There’s no denying it. I was a horrible baseball player as a kid. In my last season, I had one hit—an incredibly lucky double to deep centerfield. I got picked off shortly after reaching third base.
The only other thing I remember about that season was a near fistfight between opposing managers. One man got the upper hand in a debate about something, maybe balls and strikes, and the other manager decided to deflect. He changed the subject and told his adversary that he was nothing more than a pimp, loud enough for everyone in the stands to hear. It was a risky move, but the inflammatory accusation redirected every player and parent’s attention away from the game, as one manager now found himself on the defensive.
A similar attempt to obfuscate and discredit is now taking place in the local press, only the teams in this spat involve a weekly newspaper and a collection of political entities/aspirants intent on silencing free speech under the pretense of endangered children.
County prosecutor Chuck Gillingham Jr., son of the former county sheriff, called a press conference Wednesday accusing Metro of being an accomplice to prostitution and underage sex trafficking. Noting an online classified site, Backpage.com, that is linked through Metro’s URL—the newspaper has a licensing agreement with the site but no control over the content—Gillingham explained that there are “pictures of women exposing their privates, and making very obvious what they will and won’t do.” In addition to escort ads, Backpage also has real estate ads, cars for sale and job listings—more than 38,000 jobs at last count.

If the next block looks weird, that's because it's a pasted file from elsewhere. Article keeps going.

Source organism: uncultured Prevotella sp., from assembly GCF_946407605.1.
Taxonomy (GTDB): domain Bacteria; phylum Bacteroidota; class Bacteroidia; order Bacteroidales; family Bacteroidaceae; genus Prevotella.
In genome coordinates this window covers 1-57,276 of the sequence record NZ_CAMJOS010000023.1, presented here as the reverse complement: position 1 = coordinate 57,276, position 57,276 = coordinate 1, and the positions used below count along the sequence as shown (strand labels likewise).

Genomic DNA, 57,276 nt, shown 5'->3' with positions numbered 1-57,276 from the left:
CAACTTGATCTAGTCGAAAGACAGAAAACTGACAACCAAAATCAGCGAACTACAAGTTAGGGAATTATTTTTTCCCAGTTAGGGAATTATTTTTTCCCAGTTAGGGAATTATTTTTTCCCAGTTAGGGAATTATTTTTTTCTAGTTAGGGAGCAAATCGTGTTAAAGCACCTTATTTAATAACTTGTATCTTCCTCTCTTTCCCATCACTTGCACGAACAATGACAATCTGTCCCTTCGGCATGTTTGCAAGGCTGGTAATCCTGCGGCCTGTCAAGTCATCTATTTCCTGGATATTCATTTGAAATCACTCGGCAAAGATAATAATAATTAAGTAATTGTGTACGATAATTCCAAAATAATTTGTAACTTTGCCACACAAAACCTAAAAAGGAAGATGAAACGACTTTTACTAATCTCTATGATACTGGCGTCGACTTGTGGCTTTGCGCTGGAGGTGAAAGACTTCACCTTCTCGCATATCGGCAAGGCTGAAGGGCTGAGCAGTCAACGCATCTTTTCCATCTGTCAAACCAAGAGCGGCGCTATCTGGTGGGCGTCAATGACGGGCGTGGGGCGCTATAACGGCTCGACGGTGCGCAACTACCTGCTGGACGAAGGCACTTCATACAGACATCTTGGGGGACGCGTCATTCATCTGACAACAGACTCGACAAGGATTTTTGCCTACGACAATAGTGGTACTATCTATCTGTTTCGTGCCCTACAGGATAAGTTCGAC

Saying he was speaking as a public citizen, and not in his official capacity, Gillingham doubled down by adding that Metro is responsible for a countless number of children who have been forced into prostitution.
The reason the number is countless? Well, as Gillingham knows in his gig as a prosecutor of gangs and formerly working sexual assaults, it’s hard to build a case without evidence. Nobody at the press conference bothered to submit a single shred of proof that Metro has had any role in underage sex trafficking.
Gillingham brought along LGBT activist and San Jose State professor/counselor Wiggsy Siversten to back up his claims. One can only speculate that her presence was required because a 6-foot-5 block of a man talking about how he’s been scouring the net for young naked women in classified ads lacks a certain je ne sais quoi.
So what’s really happening? On the heels of a number of investigative reports Metro and San Jose Inside have conducted over the last year, from George Shirakawa Jr. to this week’s Family Health Fiasco, it seems certain political factions—generally aligned with organized labor—have started a campaign to retaliate and change the discussion.
Gillingham, who is rumored to be a possible candidate in the 2014 District Attorney’s race, has refused to talk about his interest in the job. He also denied that Wednesday’s press conference had anything to do with payback for Metro’s reports on Cindy Chavez. Gillingham did, however, recently sit down for lunch with Government Attorneys Association (GAA) president Max Zarzana and GAA treasurer Kevin Smith. The GAA, which employs political consultants Tom Saggau and Dustin DeRollo, has stepped up its rhetoric in recent months in a clash over administrative leave time granted by DA Jeff Rosen.